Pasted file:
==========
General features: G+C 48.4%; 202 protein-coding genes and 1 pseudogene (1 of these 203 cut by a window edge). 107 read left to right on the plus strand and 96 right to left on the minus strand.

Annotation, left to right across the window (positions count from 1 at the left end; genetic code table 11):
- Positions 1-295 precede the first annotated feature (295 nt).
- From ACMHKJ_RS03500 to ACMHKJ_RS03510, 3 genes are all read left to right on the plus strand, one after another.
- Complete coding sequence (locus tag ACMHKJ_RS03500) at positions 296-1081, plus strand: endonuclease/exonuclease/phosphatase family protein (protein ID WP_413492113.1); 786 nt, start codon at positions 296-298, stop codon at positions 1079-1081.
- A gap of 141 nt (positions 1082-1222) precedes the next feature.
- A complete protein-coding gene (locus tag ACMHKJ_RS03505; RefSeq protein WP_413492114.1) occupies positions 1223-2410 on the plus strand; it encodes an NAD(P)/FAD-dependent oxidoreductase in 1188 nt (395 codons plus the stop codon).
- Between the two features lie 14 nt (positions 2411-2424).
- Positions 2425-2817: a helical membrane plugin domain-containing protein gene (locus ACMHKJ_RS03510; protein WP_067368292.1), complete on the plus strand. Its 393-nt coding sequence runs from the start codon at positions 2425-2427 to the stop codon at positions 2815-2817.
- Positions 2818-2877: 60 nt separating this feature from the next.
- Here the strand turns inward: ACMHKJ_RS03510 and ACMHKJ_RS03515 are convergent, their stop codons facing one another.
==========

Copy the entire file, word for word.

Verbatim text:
General features: G+C 48.4%; 202 protein-coding genes and 1 pseudogene (1 of these 203 cut by a window edge). 107 read left to right on the plus strand and 96 right to left on the minus strand.

Annotation, left to right across the window (positions count from 1 at the left end; genetic code table 11):
- Positions 1-295 precede the first annotated feature (295 nt).
- From ACMHKJ_RS03500 to ACMHKJ_RS03510, 3 genes are all read left to right on the plus strand, one after another.
- Complete coding sequence (locus tag ACMHKJ_RS03500) at positions 296-1081, plus strand: endonuclease/exonuclease/phosphatase family protein (protein ID WP_413492113.1); 786 nt, start codon at positions 296-298, stop codon at positions 1079-1081.
- A gap of 141 nt (positions 1082-1222) precedes the next feature.
- A complete protein-coding gene (locus tag ACMHKJ_RS03505; RefSeq protein WP_413492114.1) occupies positions 1223-2410 on the plus strand; it encodes an NAD(P)/FAD-dependent oxidoreductase in 1188 nt (395 codons plus the stop codon).
- Between the two features lie 14 nt (positions 2411-2424).
- Positions 2425-2817: a helical membrane plugin domain-containing protein gene (locus ACMHKJ_RS03510; protein WP_067368292.1), complete on the plus strand. Its 393-nt coding sequence runs from the start codon at positions 2425-2427 to the stop codon at positions 2815-2817.
- Positions 2818-2877: 60 nt separating this feature from the next.
- Here the strand turns inward: ACMHKJ_RS03510 and ACMHKJ_RS03515 are convergent, their stop codons facing one another.